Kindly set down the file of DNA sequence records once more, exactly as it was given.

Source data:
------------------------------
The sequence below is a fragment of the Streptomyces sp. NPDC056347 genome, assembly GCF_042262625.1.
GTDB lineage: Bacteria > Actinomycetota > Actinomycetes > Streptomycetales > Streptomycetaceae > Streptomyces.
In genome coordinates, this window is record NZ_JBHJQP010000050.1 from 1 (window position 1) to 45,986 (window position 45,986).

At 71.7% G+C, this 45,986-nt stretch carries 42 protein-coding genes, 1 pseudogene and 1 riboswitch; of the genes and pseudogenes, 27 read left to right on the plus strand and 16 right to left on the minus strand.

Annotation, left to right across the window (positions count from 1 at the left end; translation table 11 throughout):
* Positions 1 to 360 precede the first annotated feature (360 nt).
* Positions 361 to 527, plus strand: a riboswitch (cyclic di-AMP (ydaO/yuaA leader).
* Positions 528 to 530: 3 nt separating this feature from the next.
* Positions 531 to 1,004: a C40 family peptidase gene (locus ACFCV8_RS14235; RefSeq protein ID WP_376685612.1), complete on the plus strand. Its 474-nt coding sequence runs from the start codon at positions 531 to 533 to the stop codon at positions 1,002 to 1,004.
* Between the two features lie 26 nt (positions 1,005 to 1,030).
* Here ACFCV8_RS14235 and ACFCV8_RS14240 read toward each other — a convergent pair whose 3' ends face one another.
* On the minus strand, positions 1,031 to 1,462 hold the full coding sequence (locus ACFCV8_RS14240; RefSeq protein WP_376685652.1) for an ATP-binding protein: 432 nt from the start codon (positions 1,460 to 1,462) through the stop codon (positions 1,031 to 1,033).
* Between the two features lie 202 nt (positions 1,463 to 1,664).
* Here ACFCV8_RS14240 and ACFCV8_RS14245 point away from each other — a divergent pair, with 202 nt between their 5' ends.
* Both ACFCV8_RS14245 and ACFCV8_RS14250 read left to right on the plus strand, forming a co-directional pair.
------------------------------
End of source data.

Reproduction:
The sequence below is a fragment of the Streptomyces sp. NPDC056347 genome, assembly GCF_042262625.1.
GTDB lineage: Bacteria > Actinomycetota > Actinomycetes > Streptomycetales > Streptomycetaceae > Streptomyces.
In genome coordinates, this window is record NZ_JBHJQP010000050.1 from 1 (window position 1) to 45,986 (window position 45,986).

At 71.7% G+C, this 45,986-nt stretch carries 42 protein-coding genes, 1 pseudogene and 1 riboswitch; of the genes and pseudogenes, 27 read left to right on the plus strand and 16 right to left on the minus strand.

Annotation, left to right across the window (positions count from 1 at the left end; translation table 11 throughout):
* Positions 1 to 360 precede the first annotated feature (360 nt).
* Positions 361 to 527, plus strand: a riboswitch (cyclic di-AMP (ydaO/yuaA leader).
* Positions 528 to 530: 3 nt separating this feature from the next.
* Positions 531 to 1,004: a C40 family peptidase gene (locus ACFCV8_RS14235; RefSeq protein ID WP_376685612.1), complete on the plus strand. Its 474-nt coding sequence runs from the start codon at positions 531 to 533 to the stop codon at positions 1,002 to 1,004.
* Between the two features lie 26 nt (positions 1,005 to 1,030).
* Here ACFCV8_RS14235 and ACFCV8_RS14240 read toward each other — a convergent pair whose 3' ends face one another.
* On the minus strand, positions 1,031 to 1,462 hold the full coding sequence (locus ACFCV8_RS14240; RefSeq protein WP_376685652.1) for an ATP-binding protein: 432 nt from the start codon (positions 1,460 to 1,462) through the stop codon (positions 1,031 to 1,033).
* Between the two features lie 202 nt (positions 1,463 to 1,664).
* Here ACFCV8_RS14240 and ACFCV8_RS14245 point away from each other — a divergent pair, with 202 nt between their 5' ends.
* Both ACFCV8_RS14245 and ACFCV8_RS14250 read left to right on the plus strand, forming a co-directional pair.